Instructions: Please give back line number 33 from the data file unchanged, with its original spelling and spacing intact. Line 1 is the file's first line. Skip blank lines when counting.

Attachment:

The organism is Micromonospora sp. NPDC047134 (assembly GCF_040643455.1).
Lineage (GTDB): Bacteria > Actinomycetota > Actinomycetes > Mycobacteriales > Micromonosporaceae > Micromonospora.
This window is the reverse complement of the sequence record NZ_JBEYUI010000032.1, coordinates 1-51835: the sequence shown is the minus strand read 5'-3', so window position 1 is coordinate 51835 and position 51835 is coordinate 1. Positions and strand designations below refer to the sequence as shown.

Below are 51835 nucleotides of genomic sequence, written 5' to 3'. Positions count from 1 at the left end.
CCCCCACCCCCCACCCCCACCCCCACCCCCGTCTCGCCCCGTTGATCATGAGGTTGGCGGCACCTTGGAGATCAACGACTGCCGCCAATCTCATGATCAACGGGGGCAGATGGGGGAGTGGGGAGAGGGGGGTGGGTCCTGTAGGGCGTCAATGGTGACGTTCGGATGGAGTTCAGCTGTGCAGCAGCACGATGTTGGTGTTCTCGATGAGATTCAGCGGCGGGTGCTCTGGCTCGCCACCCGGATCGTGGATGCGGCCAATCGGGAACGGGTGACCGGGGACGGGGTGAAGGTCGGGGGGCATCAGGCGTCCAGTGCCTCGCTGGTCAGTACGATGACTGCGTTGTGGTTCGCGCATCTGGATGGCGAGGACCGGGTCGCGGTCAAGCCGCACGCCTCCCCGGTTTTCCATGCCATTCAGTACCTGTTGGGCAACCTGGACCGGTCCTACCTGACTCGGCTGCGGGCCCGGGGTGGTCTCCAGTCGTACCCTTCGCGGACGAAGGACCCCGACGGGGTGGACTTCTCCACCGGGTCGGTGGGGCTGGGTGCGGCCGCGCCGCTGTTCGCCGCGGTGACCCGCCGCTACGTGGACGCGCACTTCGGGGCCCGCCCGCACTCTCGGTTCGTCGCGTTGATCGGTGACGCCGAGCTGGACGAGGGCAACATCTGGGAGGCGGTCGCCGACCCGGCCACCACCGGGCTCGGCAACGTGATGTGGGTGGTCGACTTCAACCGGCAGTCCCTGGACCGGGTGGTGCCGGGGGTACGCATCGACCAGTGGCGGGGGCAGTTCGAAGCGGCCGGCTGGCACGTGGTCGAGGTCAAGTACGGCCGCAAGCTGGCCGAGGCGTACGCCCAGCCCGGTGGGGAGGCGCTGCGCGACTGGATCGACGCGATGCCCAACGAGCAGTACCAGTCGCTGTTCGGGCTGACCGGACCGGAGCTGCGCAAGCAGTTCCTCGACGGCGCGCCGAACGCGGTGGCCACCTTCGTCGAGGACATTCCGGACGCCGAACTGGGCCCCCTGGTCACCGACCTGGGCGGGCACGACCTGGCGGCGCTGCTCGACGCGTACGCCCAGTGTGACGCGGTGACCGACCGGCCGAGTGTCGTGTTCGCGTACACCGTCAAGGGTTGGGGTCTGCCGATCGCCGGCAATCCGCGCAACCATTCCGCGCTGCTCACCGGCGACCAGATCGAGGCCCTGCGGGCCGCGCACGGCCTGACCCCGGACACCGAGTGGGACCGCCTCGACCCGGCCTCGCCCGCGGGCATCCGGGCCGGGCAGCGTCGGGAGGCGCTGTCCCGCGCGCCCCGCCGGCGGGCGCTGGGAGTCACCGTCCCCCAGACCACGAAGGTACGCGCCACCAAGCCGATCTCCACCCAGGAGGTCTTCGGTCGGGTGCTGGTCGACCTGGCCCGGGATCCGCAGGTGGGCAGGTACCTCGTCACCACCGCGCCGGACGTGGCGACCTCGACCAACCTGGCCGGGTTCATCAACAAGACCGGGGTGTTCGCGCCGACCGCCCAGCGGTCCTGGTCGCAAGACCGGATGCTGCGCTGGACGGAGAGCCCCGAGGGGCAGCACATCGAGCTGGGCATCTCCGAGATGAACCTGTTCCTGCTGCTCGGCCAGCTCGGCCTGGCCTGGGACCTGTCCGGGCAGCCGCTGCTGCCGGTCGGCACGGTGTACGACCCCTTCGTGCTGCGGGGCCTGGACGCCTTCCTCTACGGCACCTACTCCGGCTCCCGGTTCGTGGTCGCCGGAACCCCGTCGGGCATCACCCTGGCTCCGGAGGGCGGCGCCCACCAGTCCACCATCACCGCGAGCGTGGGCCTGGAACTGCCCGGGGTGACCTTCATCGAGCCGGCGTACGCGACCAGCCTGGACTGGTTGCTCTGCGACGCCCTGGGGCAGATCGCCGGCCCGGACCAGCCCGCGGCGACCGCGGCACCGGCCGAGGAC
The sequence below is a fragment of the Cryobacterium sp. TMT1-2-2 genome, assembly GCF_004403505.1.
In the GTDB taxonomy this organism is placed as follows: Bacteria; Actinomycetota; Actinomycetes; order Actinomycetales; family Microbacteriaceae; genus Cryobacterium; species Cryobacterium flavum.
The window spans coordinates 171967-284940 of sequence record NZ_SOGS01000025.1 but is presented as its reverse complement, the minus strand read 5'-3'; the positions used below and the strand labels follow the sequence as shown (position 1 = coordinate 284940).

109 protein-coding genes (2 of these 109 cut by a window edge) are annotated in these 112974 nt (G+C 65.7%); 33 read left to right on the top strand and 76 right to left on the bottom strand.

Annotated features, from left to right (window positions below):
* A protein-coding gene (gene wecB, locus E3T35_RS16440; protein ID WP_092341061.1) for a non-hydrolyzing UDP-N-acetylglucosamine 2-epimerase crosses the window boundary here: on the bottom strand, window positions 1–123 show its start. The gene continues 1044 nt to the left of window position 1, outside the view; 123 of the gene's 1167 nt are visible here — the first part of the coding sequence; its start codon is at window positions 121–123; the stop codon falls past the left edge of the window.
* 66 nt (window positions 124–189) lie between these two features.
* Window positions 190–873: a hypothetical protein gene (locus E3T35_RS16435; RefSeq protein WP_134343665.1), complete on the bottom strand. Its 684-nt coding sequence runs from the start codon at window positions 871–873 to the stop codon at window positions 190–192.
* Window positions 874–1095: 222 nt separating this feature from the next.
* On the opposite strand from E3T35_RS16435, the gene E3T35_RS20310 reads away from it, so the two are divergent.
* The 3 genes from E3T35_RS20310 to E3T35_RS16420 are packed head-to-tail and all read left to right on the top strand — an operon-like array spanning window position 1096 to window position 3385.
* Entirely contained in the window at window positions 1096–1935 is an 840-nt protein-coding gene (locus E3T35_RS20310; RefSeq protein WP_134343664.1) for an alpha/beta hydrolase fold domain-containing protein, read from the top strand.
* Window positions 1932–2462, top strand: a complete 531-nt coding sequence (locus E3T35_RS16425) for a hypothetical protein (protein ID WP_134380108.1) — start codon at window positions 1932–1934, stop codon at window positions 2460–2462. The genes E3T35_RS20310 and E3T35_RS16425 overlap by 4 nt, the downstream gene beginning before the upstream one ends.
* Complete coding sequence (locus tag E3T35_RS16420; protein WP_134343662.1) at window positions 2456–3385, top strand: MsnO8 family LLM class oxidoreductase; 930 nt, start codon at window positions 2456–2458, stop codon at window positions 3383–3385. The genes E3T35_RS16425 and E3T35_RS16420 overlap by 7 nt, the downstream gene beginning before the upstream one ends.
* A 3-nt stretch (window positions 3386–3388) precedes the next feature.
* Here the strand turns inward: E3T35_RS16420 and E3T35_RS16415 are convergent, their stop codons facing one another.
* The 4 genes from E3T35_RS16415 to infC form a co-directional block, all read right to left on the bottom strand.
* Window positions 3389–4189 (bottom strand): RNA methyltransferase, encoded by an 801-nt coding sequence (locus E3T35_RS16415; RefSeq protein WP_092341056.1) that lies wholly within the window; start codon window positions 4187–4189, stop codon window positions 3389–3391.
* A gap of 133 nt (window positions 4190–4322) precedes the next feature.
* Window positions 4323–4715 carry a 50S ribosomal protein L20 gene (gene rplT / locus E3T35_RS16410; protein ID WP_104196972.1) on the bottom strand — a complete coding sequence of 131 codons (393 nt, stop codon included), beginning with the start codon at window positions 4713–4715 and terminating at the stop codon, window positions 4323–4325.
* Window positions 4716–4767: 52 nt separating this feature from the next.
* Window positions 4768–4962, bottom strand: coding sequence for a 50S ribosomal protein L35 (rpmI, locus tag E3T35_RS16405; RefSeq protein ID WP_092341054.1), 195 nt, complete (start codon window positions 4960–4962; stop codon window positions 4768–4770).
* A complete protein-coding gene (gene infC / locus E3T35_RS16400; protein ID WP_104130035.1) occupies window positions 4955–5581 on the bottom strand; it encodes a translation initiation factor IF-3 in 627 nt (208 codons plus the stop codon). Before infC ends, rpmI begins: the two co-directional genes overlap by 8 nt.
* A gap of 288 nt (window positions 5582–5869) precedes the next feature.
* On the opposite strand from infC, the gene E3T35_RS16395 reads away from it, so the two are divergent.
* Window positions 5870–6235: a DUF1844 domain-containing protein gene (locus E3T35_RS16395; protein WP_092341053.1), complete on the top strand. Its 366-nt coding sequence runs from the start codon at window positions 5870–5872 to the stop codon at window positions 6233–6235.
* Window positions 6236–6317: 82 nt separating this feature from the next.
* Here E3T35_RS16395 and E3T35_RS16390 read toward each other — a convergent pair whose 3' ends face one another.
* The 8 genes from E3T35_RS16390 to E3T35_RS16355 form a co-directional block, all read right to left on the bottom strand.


* Here E3T35_RS16395 and E3T35_RS16390 read toward each other — a convergent pair whose 3' ends face one another.